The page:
|Publication number||US7963186 B2|
|Application number||US 11/402,672|
|Publication date||Jun 21, 2011|
|Filing date||Apr 12, 2006|
|Priority date||Apr 12, 2006|
|Also published as||US20070251348|
|Publication number||11402672, 402672, US 7963186 B2, US 7963186B2, US-B2-7963186, US7963186 B2, US7963186B2|
|Inventors||Brian David Hayes, Lawrence Doyle Brill|
|Original Assignee||Arvinmeritor Technology, Llc|
|Export Citation||BiBTeX, EndNote, RefMan|
|Patent Citations (10), Referenced by (13), Classifications (14), Legal Events (3)|
|External Links: USPTO, USPTO Assignment, Espacenet|
A gear box assembly includes a gear set with a gear housing having an orifice formed near a gear contact point such that fluid is pumped by the gear set through the orifice to selectively lubricate other gear box components within the gear housing.
Gear boxes are used in many different drivetrain applications within a vehicle, including transfer case and inverted portal axle applications. The gear boxes include components such as gears, bearings, thrust washers, shafts, etc. that are housed within a gear housing. These components need to be sufficiently lubricated during operation to minimize fatigue and wear.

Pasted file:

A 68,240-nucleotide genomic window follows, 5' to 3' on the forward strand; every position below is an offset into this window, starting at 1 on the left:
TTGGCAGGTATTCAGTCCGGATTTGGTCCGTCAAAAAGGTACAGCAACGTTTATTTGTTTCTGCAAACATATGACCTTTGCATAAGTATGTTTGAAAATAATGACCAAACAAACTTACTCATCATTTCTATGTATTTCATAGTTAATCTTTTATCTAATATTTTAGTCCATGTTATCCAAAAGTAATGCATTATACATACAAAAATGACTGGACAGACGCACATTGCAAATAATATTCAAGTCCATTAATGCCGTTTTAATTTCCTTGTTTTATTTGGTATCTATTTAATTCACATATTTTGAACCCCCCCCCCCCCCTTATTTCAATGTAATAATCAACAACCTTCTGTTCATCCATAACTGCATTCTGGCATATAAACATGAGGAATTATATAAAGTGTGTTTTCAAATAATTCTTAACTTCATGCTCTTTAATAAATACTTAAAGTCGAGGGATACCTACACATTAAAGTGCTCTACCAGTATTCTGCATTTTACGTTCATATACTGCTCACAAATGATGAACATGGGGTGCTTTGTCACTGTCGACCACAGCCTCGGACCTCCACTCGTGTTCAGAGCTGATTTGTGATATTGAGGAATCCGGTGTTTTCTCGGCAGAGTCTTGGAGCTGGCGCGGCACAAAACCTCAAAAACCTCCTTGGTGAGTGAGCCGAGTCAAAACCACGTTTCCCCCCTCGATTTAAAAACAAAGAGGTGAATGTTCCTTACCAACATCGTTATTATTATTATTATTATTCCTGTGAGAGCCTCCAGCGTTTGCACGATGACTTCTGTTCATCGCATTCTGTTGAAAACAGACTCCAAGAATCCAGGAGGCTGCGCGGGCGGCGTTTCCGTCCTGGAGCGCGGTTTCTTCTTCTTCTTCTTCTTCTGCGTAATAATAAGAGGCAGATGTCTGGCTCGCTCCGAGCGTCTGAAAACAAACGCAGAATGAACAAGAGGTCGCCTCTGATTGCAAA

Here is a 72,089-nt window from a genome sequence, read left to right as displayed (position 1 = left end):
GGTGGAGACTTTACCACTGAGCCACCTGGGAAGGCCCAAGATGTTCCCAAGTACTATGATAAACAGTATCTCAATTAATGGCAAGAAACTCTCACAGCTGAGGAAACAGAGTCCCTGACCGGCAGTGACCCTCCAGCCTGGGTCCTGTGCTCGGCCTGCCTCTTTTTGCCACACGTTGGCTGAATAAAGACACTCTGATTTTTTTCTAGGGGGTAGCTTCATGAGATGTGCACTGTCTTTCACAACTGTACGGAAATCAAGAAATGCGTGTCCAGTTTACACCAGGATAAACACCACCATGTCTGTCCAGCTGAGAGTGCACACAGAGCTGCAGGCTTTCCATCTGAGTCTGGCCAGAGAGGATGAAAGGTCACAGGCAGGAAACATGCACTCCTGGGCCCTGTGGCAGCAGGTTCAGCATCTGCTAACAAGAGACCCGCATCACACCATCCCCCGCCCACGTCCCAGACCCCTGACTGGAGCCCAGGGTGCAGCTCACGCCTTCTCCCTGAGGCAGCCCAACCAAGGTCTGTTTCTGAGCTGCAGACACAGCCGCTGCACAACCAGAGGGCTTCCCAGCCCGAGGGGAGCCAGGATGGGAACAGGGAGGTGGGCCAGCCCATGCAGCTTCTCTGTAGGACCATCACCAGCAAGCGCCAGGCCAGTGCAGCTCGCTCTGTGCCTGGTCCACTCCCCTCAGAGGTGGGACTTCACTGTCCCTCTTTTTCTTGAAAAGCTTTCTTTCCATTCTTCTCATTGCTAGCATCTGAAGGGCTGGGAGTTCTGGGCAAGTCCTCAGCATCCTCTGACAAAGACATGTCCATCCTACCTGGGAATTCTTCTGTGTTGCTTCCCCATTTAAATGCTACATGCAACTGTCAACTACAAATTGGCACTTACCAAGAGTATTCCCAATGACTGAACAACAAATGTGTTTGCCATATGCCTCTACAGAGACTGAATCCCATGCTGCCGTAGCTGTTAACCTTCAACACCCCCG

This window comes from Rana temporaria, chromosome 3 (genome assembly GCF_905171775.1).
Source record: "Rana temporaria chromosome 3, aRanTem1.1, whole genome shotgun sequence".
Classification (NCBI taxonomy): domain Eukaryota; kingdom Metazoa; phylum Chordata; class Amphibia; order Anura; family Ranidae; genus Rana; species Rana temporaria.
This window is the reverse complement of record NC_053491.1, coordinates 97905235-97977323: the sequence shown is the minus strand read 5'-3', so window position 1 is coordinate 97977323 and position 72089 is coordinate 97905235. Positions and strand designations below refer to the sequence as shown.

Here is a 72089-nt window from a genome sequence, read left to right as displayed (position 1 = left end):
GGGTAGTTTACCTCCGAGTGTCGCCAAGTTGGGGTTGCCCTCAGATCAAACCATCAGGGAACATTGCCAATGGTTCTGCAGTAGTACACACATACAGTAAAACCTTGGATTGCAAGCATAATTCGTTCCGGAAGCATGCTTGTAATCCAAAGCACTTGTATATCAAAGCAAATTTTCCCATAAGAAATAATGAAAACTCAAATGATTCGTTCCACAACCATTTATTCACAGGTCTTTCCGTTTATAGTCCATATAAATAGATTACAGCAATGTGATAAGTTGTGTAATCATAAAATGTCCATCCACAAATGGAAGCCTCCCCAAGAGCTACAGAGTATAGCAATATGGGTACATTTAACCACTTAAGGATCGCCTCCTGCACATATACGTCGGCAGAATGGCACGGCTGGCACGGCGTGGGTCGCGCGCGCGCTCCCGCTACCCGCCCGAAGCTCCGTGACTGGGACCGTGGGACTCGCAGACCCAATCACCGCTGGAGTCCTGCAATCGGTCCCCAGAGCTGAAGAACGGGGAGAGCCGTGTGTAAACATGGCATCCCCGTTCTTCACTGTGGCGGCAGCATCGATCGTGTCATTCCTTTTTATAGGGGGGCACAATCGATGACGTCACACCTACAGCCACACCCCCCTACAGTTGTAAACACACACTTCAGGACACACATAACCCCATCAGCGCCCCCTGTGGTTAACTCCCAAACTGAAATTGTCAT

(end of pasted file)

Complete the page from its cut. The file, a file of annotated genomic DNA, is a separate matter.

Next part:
Traditionally, lubrication has been provided by a “splash” lubrication method. In the “splash” lubrication method oil is flung or splashed about within the gear housing as a result of various movements of the components in the gear box. This method can present difficulties with applications that have large vertical separation between gears, such as in inverted portal axle and transfer case applications. Ensuring an adequate supply of lubrication in such applications is often difficult to achieve. Thus, not all of the gear box components receive a consistent and reliable supply of lubrication, which can lead to premature wear or failure.
Elevated fill levels and trial and error test lab developments have been proposed as solutions to this problem. However, these solutions also have disadvantages. Elevated fill levels often result in churning losses and excessive heat generation, which adversely effects the operation of the gear box. Trial and error test lab developments are often tedious and can lead to long development times.
Thus, there is a need for a simple and effective pumping mechanism for a gear box that can consistently and adequately lubricate gear box components.